Feeds

Barksdale suggests splitting Microsoft operations

But if you split OS and apps, do you let Microsoft decide which is which?

  • alert
  • submit to reddit

High performance access to file storage

After finally concluding his marathon questioning, Netscape's Jim Barksdale came up with the hoary old suggestion that Microsoft separate its OS and applications developers. But if the case went against Microsoft, this remedy would be unlikely to work, because Microsoft could merely redefine everything to be operating systems work. Or Microsoft could simply move its headquarters outside the US, as Gates and Ballmer have threatened, and carry on as it wishes. By that time, Microsoft would have around $30 billion in the bank, and with that, it could even buy a few countries. The company's trial attorney, John Warden, re-examined Barksdale during Tuesday afternoon, but made no significant progress. Attempts at hypothetical questioning -- what if Internet Explorer and Windows 98 were disintegrated, would you start charging for Navigator? -- got nowhere: Barksdale just said: "I would be competitive." Nor did Warden get the answers he wanted when he tried to get Barksdale to agree that Netscape's market tactics -- making the browser the seed corn for the more lucrative server business -- were similar to Microsoft's approach. Barksdale replied that although he had used the term "seed corn", he meant that the browser generated brand recognition. Warden had clearly not been well-briefed by Microsoft, since he asked questions that elicited answers that did not reflect well or usefully on his client's case. An example was when he tried to multiply Netscape's revenue of $45 million in 1995 and a distribution of 15 million browsers, when the retail price was $39, and he couldn't get the arithmetic to work. Barksdale explained volume licensing to Warden. Warden was able to score a few points when he introduced an email from Paul Maritz of Microsoft that referred to eight areas where Navigator did not apparently follow standards, particularly in dealing with JavaScript. The exchange began to become heated, with Warden saying that the pot shouldn't be calling the kettle black, but before Barksdale could respond, Judge Jackson sent then back to their corners. Barksdale began to get the measure of Warden, and when protesting about being asked to read Reback's four-page letter before answering questions about it, Warden said that he had been able to read it pretty quickly. Barksdale chipped in: "You're a much smarter man than me, Mr Warden." Lawyers like to pretend to be poor, so Warden retorted: "That's why you're worth $100 million and the bank owns my house." "You're doing alright, Mr Warden, from what I can see," responded Barksdale. But the truth was that Warden's client was not doing alright after the first government witness. The prospect of an intransigent Bill Gates appearing for the DoJ on the court screens, and probably on many of the screens that had not-so-long previously carried the Clinton evidence, could hardly be comforting for Microsoft. ® Complete Register trial coverage Click for more stories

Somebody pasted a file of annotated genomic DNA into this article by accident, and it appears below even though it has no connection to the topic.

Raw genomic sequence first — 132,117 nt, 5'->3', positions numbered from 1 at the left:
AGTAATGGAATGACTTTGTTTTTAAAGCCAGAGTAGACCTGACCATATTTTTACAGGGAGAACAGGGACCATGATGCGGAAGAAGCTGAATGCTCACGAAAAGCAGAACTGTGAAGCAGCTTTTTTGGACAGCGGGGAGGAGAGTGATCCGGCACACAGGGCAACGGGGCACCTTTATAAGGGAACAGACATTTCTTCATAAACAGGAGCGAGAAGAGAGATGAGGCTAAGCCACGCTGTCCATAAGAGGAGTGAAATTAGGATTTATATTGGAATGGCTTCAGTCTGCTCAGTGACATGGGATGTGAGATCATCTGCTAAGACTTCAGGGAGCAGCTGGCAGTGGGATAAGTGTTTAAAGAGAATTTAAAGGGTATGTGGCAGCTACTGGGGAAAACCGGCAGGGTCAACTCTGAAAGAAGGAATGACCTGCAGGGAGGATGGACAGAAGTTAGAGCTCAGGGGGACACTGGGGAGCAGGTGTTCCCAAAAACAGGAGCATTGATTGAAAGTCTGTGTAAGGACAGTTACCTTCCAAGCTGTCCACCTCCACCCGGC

Top three mobile application threats

More from The Register

next story
Dropbox defends fantastically badly timed Condoleezza Rice appointment
'Nothing is going to change with Dr. Rice's appointment,' file sharer promises
Audio fans, prepare yourself for the Second Coming ... of Blu-ray
High Fidelity Pure Audio – is this what your ears have been waiting for?
Record labels sue Pandora over vintage song royalties
Companies want payout on recordings made before 1972
Ex–Apple CEO John Sculley: Ousting Steve Jobs 'was a mistake'
Twenty-nine years later, post-Pepsi exec has flat-forehead moment
Zucker punched: Google gobbles Facebook-wooed Titan Aerospace
Up, up and away in my beautiful balloon flying broadband-bot
Apple DOMINATES the Valley, rakes in more profit than Google, HP, Intel, Cisco COMBINED
Cook & Co. also pay more taxes than those four worthies PLUS eBay and Oracle
Number crunching suggests Yahoo! US is worth less than nothing
China and Japan holdings worth more than entire company
prev story

Whitepapers

SANS - Survey on application security programs
In this whitepaper learn about the state of application security programs and practices of 488 surveyed respondents, and discover how mature and effective these programs are.
Combat fraud and increase customer satisfaction
Based on their experience using HP ArcSight Enterprise Security Manager for IT security operations, Finansbank moved to HP ArcSight ESM for fraud management.
The benefits of software based PBX
Why you should break free from your proprietary PBX and how to leverage your existing server hardware.
Top three mobile application threats
Learn about three of the top mobile application security threats facing businesses today and recommendations on how to mitigate the risk.
3 Big data security analytics techniques
Applying these Big Data security analytics techniques can help you make your business safer by detecting attacks early, before significant damage is done.